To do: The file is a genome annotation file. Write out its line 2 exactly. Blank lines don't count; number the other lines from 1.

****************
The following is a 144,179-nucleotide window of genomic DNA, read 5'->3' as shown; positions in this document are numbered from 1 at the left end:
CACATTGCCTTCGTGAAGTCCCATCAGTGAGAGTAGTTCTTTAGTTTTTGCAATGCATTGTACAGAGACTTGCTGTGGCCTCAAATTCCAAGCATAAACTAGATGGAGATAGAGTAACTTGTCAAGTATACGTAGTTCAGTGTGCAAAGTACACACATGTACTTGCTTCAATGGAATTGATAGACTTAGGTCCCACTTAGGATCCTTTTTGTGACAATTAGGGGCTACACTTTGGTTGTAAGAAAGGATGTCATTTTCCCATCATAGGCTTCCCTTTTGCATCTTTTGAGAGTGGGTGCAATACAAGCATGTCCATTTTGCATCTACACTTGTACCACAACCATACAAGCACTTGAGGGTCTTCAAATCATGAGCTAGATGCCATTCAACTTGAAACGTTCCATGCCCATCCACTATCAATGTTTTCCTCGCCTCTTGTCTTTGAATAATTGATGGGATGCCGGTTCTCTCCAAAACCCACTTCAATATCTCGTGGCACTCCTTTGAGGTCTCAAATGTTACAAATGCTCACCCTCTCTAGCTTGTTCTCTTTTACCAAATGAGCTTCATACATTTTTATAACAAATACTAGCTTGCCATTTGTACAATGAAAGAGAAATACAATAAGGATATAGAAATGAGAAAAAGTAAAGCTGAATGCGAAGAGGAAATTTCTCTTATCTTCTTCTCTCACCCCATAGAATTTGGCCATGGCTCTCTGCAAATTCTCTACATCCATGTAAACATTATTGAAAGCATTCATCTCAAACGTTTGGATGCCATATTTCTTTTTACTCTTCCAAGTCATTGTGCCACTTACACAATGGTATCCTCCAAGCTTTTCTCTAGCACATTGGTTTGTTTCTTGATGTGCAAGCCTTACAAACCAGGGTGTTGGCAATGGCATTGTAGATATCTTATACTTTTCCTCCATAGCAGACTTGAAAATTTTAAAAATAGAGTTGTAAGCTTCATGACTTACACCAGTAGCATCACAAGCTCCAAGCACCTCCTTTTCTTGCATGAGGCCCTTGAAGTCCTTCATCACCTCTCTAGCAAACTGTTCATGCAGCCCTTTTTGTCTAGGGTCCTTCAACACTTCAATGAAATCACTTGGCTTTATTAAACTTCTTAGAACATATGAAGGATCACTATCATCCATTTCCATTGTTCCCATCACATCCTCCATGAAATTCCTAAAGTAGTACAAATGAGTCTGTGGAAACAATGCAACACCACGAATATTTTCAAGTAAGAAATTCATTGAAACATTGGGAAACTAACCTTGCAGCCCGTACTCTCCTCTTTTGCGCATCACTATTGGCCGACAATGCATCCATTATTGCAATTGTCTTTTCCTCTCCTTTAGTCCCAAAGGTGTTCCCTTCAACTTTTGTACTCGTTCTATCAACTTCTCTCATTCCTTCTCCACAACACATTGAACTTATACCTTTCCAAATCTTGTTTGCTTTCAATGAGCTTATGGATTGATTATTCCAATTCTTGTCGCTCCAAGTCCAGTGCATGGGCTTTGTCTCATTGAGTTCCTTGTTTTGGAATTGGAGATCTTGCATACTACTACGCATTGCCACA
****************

CACATTGCCTTCGTGAAGTCCCATCAGTGAGAGTAGTTCTTTAGTTTTTGCAATGCATTGTACAGAGACTTGCTGTGGCCTCAAATTCCAAGCATAAACTAGATGGAGATAGAGTAACTTGTCAAGTATACGTAGTTCAGTGTGCAAAGTACACACATGTACTTGCTTCAATGGAATTGATAGACTTAGGTCCCACTTAGGATCCTTTTTGTGACAATTAGGGGCTACACTTTGGTTGTAAGAAAGGATGTCATTTTCCCATCATAGGCTTCCCTTTTGCATCTTTTGAGAGTGGGTGCAATACAAGCATGTCCATTTTGCATCTACACTTGTACCACAACCATACAAGCACTTGAGGGTCTTCAAATCATGAGCTAGATGCCATTCAACTTGAAACGTTCCATGCCCATCCACTATCAATGTTTTCCTCGCCTCTTGTCTTTGAATAATTGATGGGATGCCGGTTCTCTCCAAAACCCACTTCAATATCTCGTGGCACTCCTTTGAGGTCTCAAATGTTACAAATGCTCACCCTCTCTAGCTTGTTCTCTTTTACCAAATGAGCTTCATACATTTTTATAACAAATACTAGCTTGCCATTTGTACAATGAAAGAGAAATACAATAAGGATATAGAAATGAGAAAAAGTAAAGCTGAATGCGAAGAGGAAATTTCTCTTATCTTCTTCTCTCACCCCATAGAATTTGGCCATGGCTCTCTGCAAATTCTCTACATCCATGTAAACATTATTGAAAGCATTCATCTCAAACGTTTGGATGCCATATTTCTTTTTACTCTTCCAAGTCATTGTGCCACTTACACAATGGTATCCTCCAAGCTTTTCTCTAGCACATTGGTTTGTTTCTTGATGTGCAAGCCTTACAAACCAGGGTGTTGGCAATGGCATTGTAGATATCTTATACTTTTCCTCCATAGCAGACTTGAAAATTTTAAAAATAGAGTTGTAAGCTTCATGACTTACACCAGTAGCATCACAAGCTCCAAGCACCTCCTTTTCTTGCATGAGGCCCTTGAAGTCCTTCATCACCTCTCTAGCAAACTGTTCATGCAGCCCTTTTTGTCTAGGGTCCTTCAACACTTCAATGAAATCACTTGGCTTTATTAAACTTCTTAGAACATATGAAGGATCACTATCATCCATTTCCATTGTTCCCATCACATCCTCCATGAAATTCCTAAAGTAGTACAAATGAGTCTGTGGAAACAATGCAACACCACGAATATTTTCAAGTAAGAAATTCATTGAAACATTGGGAAACTAACCTTGCAGCCCGTACTCTCCTCTTTTGCGCATCACTATTGGCCGACAATGCATCCATTATTGCAATTGTCTTTTCCTCTCCTTTAGTCCCAAAGGTGTTCCCTTCAACTTTTGTACTCGTTCTATCAACTTCTCTCATTCCTTCTCCACAACACATTGAACTTATACCTTTCCAAATCTTGTTTGCTTTCAATGAGCTTATGGATTGATTATTCCAATTCTTGTCGCTCCAAGTCCAGTGCATGGGCTTTGTCTCATTGAGTTCCTTGTTTTGGAATTGGAGATCTTGCATACTACTACGCATTGCCACA